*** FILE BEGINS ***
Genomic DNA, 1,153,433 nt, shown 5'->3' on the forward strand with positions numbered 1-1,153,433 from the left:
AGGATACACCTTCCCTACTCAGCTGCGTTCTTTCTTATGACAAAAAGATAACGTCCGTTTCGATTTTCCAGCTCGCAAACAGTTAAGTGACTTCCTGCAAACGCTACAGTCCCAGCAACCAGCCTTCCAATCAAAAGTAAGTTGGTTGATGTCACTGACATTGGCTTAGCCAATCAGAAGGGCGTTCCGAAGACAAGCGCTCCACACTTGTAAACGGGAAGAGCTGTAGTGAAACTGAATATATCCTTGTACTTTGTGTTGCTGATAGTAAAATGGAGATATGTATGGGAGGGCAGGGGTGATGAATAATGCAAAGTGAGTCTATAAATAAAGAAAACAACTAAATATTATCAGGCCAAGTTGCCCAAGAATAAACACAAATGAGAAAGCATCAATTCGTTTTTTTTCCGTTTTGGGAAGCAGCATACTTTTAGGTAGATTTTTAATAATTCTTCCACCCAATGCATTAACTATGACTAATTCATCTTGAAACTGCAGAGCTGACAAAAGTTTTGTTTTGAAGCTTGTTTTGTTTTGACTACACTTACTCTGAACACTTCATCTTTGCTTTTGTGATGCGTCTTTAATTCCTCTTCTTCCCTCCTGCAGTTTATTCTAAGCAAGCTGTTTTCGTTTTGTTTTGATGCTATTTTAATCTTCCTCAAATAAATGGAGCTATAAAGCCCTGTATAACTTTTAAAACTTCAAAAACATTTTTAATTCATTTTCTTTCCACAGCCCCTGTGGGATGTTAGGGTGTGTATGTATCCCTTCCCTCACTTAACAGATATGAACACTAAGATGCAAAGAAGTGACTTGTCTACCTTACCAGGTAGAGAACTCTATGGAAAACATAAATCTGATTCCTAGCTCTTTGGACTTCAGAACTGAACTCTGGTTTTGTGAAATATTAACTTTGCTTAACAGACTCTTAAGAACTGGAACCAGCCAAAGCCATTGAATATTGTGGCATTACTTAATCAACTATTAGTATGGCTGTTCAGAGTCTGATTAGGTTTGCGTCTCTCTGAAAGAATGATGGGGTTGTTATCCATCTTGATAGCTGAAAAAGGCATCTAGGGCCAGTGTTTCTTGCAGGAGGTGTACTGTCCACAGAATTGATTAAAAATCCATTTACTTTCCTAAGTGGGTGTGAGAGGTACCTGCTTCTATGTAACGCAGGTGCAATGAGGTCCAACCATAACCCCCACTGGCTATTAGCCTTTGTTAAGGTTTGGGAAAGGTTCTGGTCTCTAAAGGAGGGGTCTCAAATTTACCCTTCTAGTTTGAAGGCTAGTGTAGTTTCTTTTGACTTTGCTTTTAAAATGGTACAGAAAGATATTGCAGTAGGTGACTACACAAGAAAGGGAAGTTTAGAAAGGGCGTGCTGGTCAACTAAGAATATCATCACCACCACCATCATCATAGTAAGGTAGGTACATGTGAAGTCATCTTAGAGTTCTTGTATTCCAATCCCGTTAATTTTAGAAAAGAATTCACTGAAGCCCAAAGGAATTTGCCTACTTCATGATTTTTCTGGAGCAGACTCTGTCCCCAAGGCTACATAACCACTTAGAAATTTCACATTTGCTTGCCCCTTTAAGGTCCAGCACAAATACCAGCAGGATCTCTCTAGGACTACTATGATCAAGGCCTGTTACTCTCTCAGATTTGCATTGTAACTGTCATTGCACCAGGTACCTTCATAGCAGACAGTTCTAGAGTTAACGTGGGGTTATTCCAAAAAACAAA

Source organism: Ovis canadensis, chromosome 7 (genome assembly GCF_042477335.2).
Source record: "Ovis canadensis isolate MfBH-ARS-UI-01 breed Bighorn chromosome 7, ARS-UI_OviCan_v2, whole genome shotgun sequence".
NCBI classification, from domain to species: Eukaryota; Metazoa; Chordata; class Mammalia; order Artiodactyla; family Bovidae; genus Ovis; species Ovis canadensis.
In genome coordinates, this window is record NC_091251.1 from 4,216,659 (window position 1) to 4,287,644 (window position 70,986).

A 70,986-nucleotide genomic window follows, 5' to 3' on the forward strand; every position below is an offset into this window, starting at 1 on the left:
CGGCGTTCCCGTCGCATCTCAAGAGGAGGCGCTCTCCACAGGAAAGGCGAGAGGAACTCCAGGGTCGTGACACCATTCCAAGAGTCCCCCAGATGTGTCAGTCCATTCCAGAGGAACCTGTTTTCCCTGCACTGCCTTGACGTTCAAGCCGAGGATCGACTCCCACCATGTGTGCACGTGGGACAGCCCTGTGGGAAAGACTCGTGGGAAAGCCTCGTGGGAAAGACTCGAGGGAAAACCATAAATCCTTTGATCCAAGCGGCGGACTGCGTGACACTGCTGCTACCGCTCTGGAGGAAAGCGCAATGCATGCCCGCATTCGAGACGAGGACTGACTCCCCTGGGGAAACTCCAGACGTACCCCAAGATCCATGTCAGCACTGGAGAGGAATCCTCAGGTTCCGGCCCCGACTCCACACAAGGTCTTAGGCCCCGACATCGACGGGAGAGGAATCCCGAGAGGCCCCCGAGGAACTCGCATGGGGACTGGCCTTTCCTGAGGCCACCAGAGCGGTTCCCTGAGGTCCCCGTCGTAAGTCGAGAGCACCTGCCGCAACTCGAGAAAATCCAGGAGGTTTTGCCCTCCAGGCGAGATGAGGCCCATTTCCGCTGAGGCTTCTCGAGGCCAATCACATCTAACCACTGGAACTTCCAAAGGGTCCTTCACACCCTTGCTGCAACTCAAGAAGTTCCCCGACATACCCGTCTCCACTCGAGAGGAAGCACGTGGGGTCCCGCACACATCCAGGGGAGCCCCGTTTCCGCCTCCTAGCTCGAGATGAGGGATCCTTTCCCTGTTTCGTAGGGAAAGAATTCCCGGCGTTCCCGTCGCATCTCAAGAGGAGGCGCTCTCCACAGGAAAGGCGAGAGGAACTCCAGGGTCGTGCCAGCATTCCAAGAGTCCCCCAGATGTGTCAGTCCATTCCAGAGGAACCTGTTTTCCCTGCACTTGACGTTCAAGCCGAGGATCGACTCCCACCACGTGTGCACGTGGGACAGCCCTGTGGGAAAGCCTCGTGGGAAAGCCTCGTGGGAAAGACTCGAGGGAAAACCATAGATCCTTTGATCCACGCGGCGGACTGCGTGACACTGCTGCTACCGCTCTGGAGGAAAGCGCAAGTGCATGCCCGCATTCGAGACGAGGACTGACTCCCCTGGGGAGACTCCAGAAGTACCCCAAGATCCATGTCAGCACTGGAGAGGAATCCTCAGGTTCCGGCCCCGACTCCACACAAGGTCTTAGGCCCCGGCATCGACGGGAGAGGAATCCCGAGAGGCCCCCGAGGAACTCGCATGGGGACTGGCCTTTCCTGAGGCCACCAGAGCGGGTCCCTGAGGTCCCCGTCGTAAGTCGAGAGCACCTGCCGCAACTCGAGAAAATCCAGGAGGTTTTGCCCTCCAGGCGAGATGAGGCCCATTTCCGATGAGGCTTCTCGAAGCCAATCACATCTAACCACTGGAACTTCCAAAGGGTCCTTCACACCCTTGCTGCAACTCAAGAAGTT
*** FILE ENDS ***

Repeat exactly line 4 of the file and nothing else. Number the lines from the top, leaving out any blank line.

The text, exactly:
Source record: "Ovis canadensis isolate MfBH-ARS-UI-01 breed Bighorn chromosome 7, ARS-UI_OviCan_v2, whole genome shotgun sequence".